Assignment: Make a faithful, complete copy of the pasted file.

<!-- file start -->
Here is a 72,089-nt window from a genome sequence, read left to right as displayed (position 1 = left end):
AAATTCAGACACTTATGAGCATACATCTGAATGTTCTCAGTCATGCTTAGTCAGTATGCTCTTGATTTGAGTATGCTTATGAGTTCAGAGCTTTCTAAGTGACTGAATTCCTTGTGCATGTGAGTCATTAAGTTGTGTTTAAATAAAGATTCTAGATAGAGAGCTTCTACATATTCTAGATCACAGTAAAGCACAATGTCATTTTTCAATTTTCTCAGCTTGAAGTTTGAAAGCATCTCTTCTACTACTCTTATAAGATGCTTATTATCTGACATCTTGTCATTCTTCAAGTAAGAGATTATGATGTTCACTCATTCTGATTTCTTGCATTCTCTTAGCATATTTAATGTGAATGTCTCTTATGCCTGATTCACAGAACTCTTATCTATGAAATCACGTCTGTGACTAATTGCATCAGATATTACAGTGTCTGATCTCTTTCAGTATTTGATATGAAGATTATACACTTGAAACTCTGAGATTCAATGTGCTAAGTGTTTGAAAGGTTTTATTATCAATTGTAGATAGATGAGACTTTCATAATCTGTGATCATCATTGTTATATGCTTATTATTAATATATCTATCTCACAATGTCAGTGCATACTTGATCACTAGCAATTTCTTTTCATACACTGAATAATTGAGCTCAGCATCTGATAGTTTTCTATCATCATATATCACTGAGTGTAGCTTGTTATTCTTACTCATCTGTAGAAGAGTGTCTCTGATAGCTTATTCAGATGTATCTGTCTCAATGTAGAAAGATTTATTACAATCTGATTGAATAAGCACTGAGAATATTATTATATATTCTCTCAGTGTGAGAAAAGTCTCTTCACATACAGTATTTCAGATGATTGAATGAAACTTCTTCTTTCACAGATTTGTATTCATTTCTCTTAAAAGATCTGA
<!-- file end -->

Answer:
Here is a 72,089-nt window from a genome sequence, read left to right as displayed (position 1 = left end):
AAATTCAGACACTTATGAGCATACATCTGAATGTTCTCAGTCATGCTTAGTCAGTATGCTCTTGATTTGAGTATGCTTATGAGTTCAGAGCTTTCTAAGTGACTGAATTCCTTGTGCATGTGAGTCATTAAGTTGTGTTTAAATAAAGATTCTAGATAGAGAGCTTCTACATATTCTAGATCACAGTAAAGCACAATGTCATTTTTCAATTTTCTCAGCTTGAAGTTTGAAAGCATCTCTTCTACTACTCTTATAAGATGCTTATTATCTGACATCTTGTCATTCTTCAAGTAAGAGATTATGATGTTCACTCATTCTGATTTCTTGCATTCTCTTAGCATATTTAATGTGAATGTCTCTTATGCCTGATTCACAGAACTCTTATCTATGAAATCACGTCTGTGACTAATTGCATCAGATATTACAGTGTCTGATCTCTTTCAGTATTTGATATGAAGATTATACACTTGAAACTCTGAGATTCAATGTGCTAAGTGTTTGAAAGGTTTTATTATCAATTGTAGATAGATGAGACTTTCATAATCTGTGATCATCATTGTTATATGCTTATTATTAATATATCTATCTCACAATGTCAGTGCATACTTGATCACTAGCAATTTCTTTTCATACACTGAATAATTGAGCTCAGCATCTGATAGTTTTCTATCATCATATATCACTGAGTGTAGCTTGTTATTCTTACTCATCTGTAGAAGAGTGTCTCTGATAGCTTATTCAGATGTATCTGTCTCAATGTAGAAAGATTTATTACAATCTGATTGAATAAGCACTGAGAATATTATTATATATTCTCTCAGTGTGAGAAAAGTCTCTTCACATACAGTATTTCAGATGATTGAATGAAACTTCTTCTTTCACAGATTTGTATTCATTTCTCTTAAAAGATCTGA